Ant: Can I ask if you are going to be using this stick? 

Holly: Ah, yes, so I’ve got my symbol cane with me and I’ll use that.

Narrator: Visually impaired people use a variety of canes, there’s the long cane which is used to navigate by sweeping from side to side, but Holly uses a symbol cane, which is a small white cane that you hold in front of you, that does not touch the ground but indicates to others that you have a visual impairment.  

Holly: So I don’t usually use that when I am walking with someone else but I will use it today so you can see the times when I would use it in the city. 

Narrator: And with all necessary practical information shared, they gather their things ready to set out. Just before they head out of the door.

Holly: I am just going to take one of the little orange-like satsumas and have one of those. Would you like one? 

Ant: No, thank you. 

Holly: You sure? 

Ant: I’m really sure, I don’t like citrus fruit that much. 

Holly: Don’t you? 

Ant: No. 

Holly: Oh there’s something else I’ve discovered about you. 

Ant: Yes [Laughter].

Tuning In – Outside Arnolfini

Sound design: Shifts to outdoor sounds of the city.

Narrator: Once outside Arnolfini, they read their first wild card, then look for a quiet spot to stand for a moment, so Holly can help Ant tune in to the way she experiences the city.

Holly: So it might be worth, because we are somewhere quite quiet, just standing for a few seconds with our eyes closed, maybe like half a minute or something. 

Ant: OK. I’ve got my eyes closed now. 

Holly: OK I’m just going to close mine and just tune in a little bit.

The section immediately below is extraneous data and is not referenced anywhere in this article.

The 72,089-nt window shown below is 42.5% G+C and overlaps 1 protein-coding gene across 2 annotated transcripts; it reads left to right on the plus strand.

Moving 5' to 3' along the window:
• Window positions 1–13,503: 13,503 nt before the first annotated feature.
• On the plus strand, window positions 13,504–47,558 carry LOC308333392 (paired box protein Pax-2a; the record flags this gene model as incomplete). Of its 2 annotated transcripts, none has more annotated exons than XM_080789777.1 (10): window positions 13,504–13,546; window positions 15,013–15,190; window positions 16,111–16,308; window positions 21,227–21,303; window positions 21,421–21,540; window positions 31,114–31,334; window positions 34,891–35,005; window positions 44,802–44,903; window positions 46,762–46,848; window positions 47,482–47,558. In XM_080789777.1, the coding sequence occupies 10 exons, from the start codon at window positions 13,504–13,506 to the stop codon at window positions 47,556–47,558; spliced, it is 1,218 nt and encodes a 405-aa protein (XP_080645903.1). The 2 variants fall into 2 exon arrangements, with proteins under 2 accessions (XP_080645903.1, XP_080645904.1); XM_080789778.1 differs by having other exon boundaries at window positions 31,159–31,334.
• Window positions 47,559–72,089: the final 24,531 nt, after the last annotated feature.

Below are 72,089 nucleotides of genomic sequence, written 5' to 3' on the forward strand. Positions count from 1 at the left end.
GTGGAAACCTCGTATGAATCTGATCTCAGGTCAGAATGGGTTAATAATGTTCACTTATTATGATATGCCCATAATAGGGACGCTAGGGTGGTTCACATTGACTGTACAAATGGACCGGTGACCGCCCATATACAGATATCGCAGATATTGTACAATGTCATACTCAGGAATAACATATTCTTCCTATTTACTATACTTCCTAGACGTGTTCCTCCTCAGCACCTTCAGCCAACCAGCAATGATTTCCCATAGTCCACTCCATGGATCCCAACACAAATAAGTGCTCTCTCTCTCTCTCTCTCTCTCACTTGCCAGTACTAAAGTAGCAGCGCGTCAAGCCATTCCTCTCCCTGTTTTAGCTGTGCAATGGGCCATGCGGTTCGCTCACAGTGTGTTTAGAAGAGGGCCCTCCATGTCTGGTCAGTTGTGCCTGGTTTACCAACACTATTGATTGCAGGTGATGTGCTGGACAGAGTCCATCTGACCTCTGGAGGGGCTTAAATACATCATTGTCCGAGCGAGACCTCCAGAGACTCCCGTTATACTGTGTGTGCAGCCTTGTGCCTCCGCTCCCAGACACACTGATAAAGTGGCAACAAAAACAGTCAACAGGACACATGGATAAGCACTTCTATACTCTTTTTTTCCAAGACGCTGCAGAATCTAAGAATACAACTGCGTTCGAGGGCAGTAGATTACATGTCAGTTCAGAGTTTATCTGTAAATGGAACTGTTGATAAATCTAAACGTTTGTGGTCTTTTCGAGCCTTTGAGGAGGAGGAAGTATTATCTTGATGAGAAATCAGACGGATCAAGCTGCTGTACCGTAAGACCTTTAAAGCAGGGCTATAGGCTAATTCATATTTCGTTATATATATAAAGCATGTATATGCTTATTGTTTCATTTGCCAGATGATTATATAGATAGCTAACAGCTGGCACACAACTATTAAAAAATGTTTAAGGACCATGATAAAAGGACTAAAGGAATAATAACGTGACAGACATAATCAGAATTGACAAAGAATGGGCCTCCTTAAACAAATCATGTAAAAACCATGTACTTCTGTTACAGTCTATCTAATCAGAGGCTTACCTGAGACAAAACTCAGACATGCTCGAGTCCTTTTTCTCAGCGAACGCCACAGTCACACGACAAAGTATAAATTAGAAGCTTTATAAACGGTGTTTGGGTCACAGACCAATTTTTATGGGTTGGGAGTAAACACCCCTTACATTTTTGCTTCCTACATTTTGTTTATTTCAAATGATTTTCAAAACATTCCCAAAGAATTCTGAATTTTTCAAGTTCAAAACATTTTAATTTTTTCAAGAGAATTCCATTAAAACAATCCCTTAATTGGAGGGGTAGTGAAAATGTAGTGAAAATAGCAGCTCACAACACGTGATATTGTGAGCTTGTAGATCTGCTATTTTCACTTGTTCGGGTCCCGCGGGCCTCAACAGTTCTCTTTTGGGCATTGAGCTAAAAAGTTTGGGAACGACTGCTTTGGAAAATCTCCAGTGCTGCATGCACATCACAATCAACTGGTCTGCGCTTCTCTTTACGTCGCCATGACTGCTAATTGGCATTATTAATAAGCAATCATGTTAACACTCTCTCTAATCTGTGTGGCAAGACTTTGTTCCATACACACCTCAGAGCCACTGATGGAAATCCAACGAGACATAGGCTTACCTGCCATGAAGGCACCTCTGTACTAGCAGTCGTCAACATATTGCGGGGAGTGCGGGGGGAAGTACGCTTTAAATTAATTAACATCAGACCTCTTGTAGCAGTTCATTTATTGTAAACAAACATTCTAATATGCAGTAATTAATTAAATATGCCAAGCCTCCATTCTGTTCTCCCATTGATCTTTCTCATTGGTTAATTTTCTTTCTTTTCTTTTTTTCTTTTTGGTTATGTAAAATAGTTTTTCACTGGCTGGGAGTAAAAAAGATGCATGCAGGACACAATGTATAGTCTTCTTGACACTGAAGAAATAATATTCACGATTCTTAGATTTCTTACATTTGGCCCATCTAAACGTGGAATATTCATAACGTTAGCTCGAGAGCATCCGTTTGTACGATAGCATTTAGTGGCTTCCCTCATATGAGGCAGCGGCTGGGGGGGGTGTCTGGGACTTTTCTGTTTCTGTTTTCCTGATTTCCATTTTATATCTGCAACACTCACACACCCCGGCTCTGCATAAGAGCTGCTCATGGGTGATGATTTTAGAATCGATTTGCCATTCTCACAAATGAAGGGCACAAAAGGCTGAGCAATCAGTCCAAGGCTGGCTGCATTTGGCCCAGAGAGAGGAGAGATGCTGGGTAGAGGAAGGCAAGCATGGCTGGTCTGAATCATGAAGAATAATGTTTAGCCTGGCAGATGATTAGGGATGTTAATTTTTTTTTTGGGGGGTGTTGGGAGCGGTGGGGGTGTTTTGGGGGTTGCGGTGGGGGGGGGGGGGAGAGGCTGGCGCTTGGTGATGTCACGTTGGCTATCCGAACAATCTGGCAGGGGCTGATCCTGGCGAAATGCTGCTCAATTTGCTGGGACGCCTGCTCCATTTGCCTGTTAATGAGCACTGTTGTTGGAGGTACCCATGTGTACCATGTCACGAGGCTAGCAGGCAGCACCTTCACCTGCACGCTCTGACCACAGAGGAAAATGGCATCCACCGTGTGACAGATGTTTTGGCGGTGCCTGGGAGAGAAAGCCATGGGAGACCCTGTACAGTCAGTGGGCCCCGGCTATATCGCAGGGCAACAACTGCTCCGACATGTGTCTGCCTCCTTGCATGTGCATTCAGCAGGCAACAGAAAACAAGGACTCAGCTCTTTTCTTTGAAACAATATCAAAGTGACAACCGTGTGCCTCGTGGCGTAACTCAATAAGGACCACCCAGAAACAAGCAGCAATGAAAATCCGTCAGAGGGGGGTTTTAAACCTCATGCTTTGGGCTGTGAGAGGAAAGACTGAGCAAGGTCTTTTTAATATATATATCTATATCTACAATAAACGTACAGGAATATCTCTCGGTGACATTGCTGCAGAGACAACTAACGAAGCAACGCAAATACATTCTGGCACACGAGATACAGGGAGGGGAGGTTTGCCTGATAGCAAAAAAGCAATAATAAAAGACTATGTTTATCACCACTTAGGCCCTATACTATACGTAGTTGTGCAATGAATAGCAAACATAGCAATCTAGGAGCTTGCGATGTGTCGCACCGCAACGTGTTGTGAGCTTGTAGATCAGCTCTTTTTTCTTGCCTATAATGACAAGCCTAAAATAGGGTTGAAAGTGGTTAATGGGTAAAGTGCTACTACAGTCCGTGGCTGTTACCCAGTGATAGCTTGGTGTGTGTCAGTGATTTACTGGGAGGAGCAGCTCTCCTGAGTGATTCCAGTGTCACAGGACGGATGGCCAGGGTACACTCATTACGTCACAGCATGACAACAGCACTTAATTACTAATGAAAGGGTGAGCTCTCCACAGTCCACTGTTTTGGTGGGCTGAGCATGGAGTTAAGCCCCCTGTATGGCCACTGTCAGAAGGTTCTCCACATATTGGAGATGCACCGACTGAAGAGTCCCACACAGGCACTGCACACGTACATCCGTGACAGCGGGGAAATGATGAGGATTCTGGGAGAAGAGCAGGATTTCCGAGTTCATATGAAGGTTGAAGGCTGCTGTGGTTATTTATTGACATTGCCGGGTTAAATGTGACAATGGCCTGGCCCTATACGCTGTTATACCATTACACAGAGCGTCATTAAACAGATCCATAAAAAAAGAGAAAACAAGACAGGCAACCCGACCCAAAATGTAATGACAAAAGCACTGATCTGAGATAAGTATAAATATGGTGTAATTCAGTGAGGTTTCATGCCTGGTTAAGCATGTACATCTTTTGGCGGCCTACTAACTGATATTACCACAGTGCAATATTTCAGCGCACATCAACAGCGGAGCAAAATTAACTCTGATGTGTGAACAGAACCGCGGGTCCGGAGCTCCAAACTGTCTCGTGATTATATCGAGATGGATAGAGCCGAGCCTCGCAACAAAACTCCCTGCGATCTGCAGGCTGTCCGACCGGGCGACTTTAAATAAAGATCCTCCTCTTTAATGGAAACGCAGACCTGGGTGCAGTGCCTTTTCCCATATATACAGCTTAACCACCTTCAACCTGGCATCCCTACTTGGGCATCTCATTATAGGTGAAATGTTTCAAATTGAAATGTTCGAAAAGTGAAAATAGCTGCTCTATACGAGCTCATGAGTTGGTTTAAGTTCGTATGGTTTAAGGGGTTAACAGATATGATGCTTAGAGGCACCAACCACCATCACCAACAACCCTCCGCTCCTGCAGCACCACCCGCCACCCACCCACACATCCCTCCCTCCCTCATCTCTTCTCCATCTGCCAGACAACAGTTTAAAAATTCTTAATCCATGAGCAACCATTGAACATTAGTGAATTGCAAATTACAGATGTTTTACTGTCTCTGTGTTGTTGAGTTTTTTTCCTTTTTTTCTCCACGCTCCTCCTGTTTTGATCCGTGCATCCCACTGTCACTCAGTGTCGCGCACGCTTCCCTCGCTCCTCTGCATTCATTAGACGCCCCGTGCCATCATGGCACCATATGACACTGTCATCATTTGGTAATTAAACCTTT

Sound design: Immersive binaural harbourside sounds.

Ant: [Laughs in appreciation]. 

Holly: Do you start to notice things already? 

Ant: Mmmmm.

Holly: So there’s quite a lot of sound of pedestrians. I heard the sound of the steam train that’s just over by the M Shed, just before we started recording [Steam train hoots]. 

Ant and Holly together: There it is! 

Holly: So I guess the steam train is running today. 

Ant: I find it strangely relaxing. 

Holly: It’s really nice here isn’t it? 

Ant: Yeah! 

Holly: Can you feel the change in the surfaces underneath your feet? 

Ant: Yes, I can. 

Holly: Yeah and then you become aware that even this pavement is quite uneven. 

Ant: Yes, yeah. Textures to it. 

Holly: And then the temperature of the air? 

Ant: Yeah and it’s the voices, I’m getting, as well. Footsteps. 

Holly: I really start to notice the air on my face. 

Ant: Mmm. 

Holly: And on my hands. 

Ant: Mmm 

Holly: OK and then if we open our eyes.

Narrator: And, finely tuned, they set off from Arnolfini, towards Holly’s first stop. 

Sound design: A sound of a car passing and sounds of city create momentum after this quiet still moment.

Holly Backstory

Narrator: And while they do that, let’s hear a bit more about Holly. Holly is from the small seaside town of Burnham-on-Sea, which is south of Weston-super-Mare. 

Holly: At home I grew up with my mum and dad, and my sister, and also my grandparents, we all lived together. But then I went away to a special school, as they were called then, when I was six. I was a border from the age of six until I was about fourteen. And then I spent a couple of years in mainstream school. Went away again to do my A-Levels in a specialist school and then I went to University in Liverpool, to study Drama. From there I worked for a community theatre company for a couple of years in Bristol and then moved away and taught performing arts at an RNIB college in Surrey and it was while I was there that I did some dance training and sort of continued my dance training from there.

Sound design: Segues back to city journey.

City Journey – Queen’s Square 

Narrator: In the city journey, Holly and Ant have arrived at Holly’s first stopping point: Queen’s Square, a beautiful Georgian park area, surrounded by trees and cobbled streets, and edged on all four sides by elegant Georgian town houses.

Sound design: Immersive: Sound of footsteps on cobbles and voices talking and laughing captures the sense of Queen’s Square. 

Holly: What I really love about Queen’s Square is its, I just love the sound, there’s just something about the way that the sound is captured in the square. I don’t know how well you can hear it on the recorder but it really reminds me of being at the seaside. 

Sound design: Captures the sounds of the seaside – seagulls and surf.